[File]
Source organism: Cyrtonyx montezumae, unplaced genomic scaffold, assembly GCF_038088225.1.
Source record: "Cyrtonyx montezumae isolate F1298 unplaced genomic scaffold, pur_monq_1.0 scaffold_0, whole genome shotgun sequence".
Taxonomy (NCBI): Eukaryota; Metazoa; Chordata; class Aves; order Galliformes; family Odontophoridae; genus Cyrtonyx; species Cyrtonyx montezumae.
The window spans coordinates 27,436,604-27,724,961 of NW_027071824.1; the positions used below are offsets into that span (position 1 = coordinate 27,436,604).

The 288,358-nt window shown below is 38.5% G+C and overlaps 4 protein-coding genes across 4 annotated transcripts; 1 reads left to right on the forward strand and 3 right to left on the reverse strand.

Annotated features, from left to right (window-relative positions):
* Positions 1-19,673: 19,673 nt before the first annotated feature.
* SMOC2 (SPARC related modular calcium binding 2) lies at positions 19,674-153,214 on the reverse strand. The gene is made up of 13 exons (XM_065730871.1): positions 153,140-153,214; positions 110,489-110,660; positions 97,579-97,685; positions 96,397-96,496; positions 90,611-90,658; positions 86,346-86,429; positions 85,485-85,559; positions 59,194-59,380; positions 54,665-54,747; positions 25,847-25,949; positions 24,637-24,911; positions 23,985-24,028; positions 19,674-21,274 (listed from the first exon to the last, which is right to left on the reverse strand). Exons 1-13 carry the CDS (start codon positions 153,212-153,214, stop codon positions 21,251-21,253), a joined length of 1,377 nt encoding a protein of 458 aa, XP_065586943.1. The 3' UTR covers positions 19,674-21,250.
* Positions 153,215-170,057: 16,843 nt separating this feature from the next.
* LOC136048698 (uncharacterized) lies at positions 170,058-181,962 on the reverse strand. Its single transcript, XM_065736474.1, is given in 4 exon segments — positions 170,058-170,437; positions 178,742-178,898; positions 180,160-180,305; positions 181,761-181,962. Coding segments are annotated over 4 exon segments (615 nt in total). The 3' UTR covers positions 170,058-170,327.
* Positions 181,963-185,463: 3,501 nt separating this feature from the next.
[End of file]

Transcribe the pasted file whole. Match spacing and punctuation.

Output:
Source organism: Cyrtonyx montezumae, unplaced genomic scaffold, assembly GCF_038088225.1.
Source record: "Cyrtonyx montezumae isolate F1298 unplaced genomic scaffold, pur_monq_1.0 scaffold_0, whole genome shotgun sequence".
Taxonomy (NCBI): Eukaryota; Metazoa; Chordata; class Aves; order Galliformes; family Odontophoridae; genus Cyrtonyx; species Cyrtonyx montezumae.
The window spans coordinates 27,436,604-27,724,961 of NW_027071824.1; the positions used below are offsets into that span (position 1 = coordinate 27,436,604).

The 288,358-nt window shown below is 38.5% G+C and overlaps 4 protein-coding genes across 4 annotated transcripts; 1 reads left to right on the forward strand and 3 right to left on the reverse strand.

Annotated features, from left to right (window-relative positions):
* Positions 1-19,673: 19,673 nt before the first annotated feature.
* SMOC2 (SPARC related modular calcium binding 2) lies at positions 19,674-153,214 on the reverse strand. The gene is made up of 13 exons (XM_065730871.1): positions 153,140-153,214; positions 110,489-110,660; positions 97,579-97,685; positions 96,397-96,496; positions 90,611-90,658; positions 86,346-86,429; positions 85,485-85,559; positions 59,194-59,380; positions 54,665-54,747; positions 25,847-25,949; positions 24,637-24,911; positions 23,985-24,028; positions 19,674-21,274 (listed from the first exon to the last, which is right to left on the reverse strand). Exons 1-13 carry the CDS (start codon positions 153,212-153,214, stop codon positions 21,251-21,253), a joined length of 1,377 nt encoding a protein of 458 aa, XP_065586943.1. The 3' UTR covers positions 19,674-21,250.
* Positions 153,215-170,057: 16,843 nt separating this feature from the next.
* LOC136048698 (uncharacterized) lies at positions 170,058-181,962 on the reverse strand. Its single transcript, XM_065736474.1, is given in 4 exon segments — positions 170,058-170,437; positions 178,742-178,898; positions 180,160-180,305; positions 181,761-181,962. Coding segments are annotated over 4 exon segments (615 nt in total). The 3' UTR covers positions 170,058-170,327.
* Positions 181,963-185,463: 3,501 nt separating this feature from the next.